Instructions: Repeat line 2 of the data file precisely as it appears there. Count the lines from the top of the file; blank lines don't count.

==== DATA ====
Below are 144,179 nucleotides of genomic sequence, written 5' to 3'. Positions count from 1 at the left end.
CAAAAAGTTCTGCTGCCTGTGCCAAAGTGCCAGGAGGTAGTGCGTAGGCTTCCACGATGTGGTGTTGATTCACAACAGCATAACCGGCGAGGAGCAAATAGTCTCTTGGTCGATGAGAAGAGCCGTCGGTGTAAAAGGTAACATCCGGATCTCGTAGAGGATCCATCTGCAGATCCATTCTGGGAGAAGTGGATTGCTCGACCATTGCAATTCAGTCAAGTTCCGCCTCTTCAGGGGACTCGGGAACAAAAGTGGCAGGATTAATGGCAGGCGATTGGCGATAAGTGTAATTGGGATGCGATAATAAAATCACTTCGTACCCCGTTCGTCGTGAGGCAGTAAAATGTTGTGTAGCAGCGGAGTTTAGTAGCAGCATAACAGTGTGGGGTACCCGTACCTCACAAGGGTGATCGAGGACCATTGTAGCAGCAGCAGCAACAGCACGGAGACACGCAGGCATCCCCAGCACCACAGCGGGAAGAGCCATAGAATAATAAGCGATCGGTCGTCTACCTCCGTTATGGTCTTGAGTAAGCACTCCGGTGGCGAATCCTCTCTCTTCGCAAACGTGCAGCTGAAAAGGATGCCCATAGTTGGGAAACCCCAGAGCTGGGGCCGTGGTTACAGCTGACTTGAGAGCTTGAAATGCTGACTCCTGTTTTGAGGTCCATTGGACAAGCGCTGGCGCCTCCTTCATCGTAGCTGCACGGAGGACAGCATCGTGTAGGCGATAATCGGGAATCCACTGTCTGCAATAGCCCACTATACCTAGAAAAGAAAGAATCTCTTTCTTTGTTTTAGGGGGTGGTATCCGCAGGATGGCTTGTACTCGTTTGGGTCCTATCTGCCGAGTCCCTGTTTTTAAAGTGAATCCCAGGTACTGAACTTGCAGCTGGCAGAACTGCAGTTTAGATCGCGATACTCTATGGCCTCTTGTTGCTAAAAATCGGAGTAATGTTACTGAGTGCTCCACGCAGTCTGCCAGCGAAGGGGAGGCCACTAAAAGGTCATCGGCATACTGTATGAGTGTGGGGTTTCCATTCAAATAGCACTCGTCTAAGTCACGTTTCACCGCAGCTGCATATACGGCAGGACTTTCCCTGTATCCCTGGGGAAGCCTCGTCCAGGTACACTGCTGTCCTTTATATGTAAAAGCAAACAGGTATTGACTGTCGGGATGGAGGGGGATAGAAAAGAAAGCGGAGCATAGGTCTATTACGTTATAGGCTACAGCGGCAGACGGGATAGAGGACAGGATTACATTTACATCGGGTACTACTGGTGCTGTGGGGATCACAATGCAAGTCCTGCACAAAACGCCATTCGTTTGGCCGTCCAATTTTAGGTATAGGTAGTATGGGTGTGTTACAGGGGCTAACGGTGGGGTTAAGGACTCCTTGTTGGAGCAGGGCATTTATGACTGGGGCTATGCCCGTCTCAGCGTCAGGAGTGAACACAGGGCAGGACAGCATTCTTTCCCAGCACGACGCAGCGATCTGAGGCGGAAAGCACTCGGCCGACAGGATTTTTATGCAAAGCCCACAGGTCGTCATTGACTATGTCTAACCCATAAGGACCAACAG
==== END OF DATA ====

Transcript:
CAAAAAGTTCTGCTGCCTGTGCCAAAGTGCCAGGAGGTAGTGCGTAGGCTTCCACGATGTGGTGTTGATTCACAACAGCATAACCGGCGAGGAGCAAATAGTCTCTTGGTCGATGAGAAGAGCCGTCGGTGTAAAAGGTAACATCCGGATCTCGTAGAGGATCCATCTGCAGATCCATTCTGGGAGAAGTGGATTGCTCGACCATTGCAATTCAGTCAAGTTCCGCCTCTTCAGGGGACTCGGGAACAAAAGTGGCAGGATTAATGGCAGGCGATTGGCGATAAGTGTAATTGGGATGCGATAATAAAATCACTTCGTACCCCGTTCGTCGTGAGGCAGTAAAATGTTGTGTAGCAGCGGAGTTTAGTAGCAGCATAACAGTGTGGGGTACCCGTACCTCACAAGGGTGATCGAGGACCATTGTAGCAGCAGCAGCAACAGCACGGAGACACGCAGGCATCCCCAGCACCACAGCGGGAAGAGCCATAGAATAATAAGCGATCGGTCGTCTACCTCCGTTATGGTCTTGAGTAAGCACTCCGGTGGCGAATCCTCTCTCTTCGCAAACGTGCAGCTGAAAAGGATGCCCATAGTTGGGAAACCCCAGAGCTGGGGCCGTGGTTACAGCTGACTTGAGAGCTTGAAATGCTGACTCCTGTTTTGAGGTCCATTGGACAAGCGCTGGCGCCTCCTTCATCGTAGCTGCACGGAGGACAGCATCGTGTAGGCGATAATCGGGAATCCACTGTCTGCAATAGCCCACTATACCTAGAAAAGAAAGAATCTCTTTCTTTGTTTTAGGGGGTGGTATCCGCAGGATGGCTTGTACTCGTTTGGGTCCTATCTGCCGAGTCCCTGTTTTTAAAGTGAATCCCAGGTACTGAACTTGCAGCTGGCAGAACTGCAGTTTAGATCGCGATACTCTATGGCCTCTTGTTGCTAAAAATCGGAGTAATGTTACTGAGTGCTCCACGCAGTCTGCCAGCGAAGGGGAGGCCACTAAAAGGTCATCGGCATACTGTATGAGTGTGGGGTTTCCATTCAAATAGCACTCGTCTAAGTCACGTTTCACCGCAGCTGCATATACGGCAGGACTTTCCCTGTATCCCTGGGGAAGCCTCGTCCAGGTACACTGCTGTCCTTTATATGTAAAAGCAAACAGGTATTGACTGTCGGGATGGAGGGGGATAGAAAAGAAAGCGGAGCATAGGTCTATTACGTTATAGGCTACAGCGGCAGACGGGATAGAGGACAGGATTACATTTACATCGGGTACTACTGGTGCTGTGGGGATCACAATGCAAGTCCTGCACAAAACGCCATTCGTTTGGCCGTCCAATTTTAGGTATAGGTAGTATGGGTGTGTTACAGGGGCTAACGGTGGGGTTAAGGACTCCTTGTTGGAGCAGGGCATTTATGACTGGGGCTATGCCCGTCTCAGCGTCAGGAGTGAACACAGGGCAGGACAGCATTCTTTCCCAGCACGACGCAGCGATCTGAGGCGGAAAGCACTCGGCCGACAGGATTTTTATGCAAAGCCCACAGGTCGTCATTGACTATGTCTAACCCATAAGGACCAACAG